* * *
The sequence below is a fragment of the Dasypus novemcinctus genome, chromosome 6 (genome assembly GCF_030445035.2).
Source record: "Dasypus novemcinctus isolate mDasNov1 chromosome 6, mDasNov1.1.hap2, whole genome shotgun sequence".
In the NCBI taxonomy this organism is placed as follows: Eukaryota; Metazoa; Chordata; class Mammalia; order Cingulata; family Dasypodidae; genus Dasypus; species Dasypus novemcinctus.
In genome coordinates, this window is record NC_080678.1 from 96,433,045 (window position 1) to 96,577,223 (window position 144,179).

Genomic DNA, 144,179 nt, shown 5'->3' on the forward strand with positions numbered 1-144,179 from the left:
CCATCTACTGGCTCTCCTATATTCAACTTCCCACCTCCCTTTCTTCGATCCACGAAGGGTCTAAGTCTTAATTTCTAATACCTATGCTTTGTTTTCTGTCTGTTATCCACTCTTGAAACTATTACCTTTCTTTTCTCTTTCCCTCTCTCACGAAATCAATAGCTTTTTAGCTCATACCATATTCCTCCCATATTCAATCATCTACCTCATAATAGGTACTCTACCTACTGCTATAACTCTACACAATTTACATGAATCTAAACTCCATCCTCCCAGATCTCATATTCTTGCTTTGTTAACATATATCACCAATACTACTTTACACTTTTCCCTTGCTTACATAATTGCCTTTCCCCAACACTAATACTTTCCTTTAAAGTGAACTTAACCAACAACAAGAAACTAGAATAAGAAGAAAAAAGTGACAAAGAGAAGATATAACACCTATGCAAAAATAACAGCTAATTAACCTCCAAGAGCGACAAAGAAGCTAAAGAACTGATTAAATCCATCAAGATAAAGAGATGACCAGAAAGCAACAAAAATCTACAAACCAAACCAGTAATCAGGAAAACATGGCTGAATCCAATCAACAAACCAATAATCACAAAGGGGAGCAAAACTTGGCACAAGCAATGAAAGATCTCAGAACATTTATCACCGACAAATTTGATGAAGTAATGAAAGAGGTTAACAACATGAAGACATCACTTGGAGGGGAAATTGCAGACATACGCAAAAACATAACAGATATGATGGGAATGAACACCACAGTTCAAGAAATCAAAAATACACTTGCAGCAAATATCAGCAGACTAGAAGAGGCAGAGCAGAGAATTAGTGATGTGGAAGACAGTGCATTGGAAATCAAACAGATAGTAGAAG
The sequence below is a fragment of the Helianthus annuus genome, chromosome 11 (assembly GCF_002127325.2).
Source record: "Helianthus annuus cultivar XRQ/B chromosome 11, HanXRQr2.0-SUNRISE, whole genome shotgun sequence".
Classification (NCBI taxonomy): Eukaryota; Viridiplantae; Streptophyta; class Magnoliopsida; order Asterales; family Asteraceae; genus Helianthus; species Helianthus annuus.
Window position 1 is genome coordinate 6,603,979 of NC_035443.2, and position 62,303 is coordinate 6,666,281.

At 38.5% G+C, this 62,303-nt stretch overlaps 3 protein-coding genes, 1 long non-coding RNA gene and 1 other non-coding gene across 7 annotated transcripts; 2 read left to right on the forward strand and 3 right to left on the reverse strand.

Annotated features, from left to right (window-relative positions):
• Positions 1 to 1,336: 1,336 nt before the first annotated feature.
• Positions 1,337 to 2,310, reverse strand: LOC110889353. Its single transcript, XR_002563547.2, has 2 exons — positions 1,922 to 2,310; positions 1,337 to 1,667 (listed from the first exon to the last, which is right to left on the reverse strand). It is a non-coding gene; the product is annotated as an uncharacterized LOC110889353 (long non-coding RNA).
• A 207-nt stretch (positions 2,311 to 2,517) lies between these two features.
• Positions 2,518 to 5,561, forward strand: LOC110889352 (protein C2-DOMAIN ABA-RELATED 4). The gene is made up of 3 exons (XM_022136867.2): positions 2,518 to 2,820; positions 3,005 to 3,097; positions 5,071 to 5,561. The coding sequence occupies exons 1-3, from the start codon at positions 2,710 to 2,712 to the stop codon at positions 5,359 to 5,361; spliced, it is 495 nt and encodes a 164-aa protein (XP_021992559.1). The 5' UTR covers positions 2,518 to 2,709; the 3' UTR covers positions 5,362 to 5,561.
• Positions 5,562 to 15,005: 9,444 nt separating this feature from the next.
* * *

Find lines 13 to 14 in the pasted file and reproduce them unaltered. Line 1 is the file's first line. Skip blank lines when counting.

• Positions 1 to 1,336: 1,336 nt before the first annotated feature.
• Positions 1,337 to 2,310, reverse strand: LOC110889353. Its single transcript, XR_002563547.2, has 2 exons — positions 1,922 to 2,310; positions 1,337 to 1,667 (listed from the first exon to the last, which is right to left on the reverse strand). It is a non-coding gene; the product is annotated as an uncharacterized LOC110889353 (long non-coding RNA).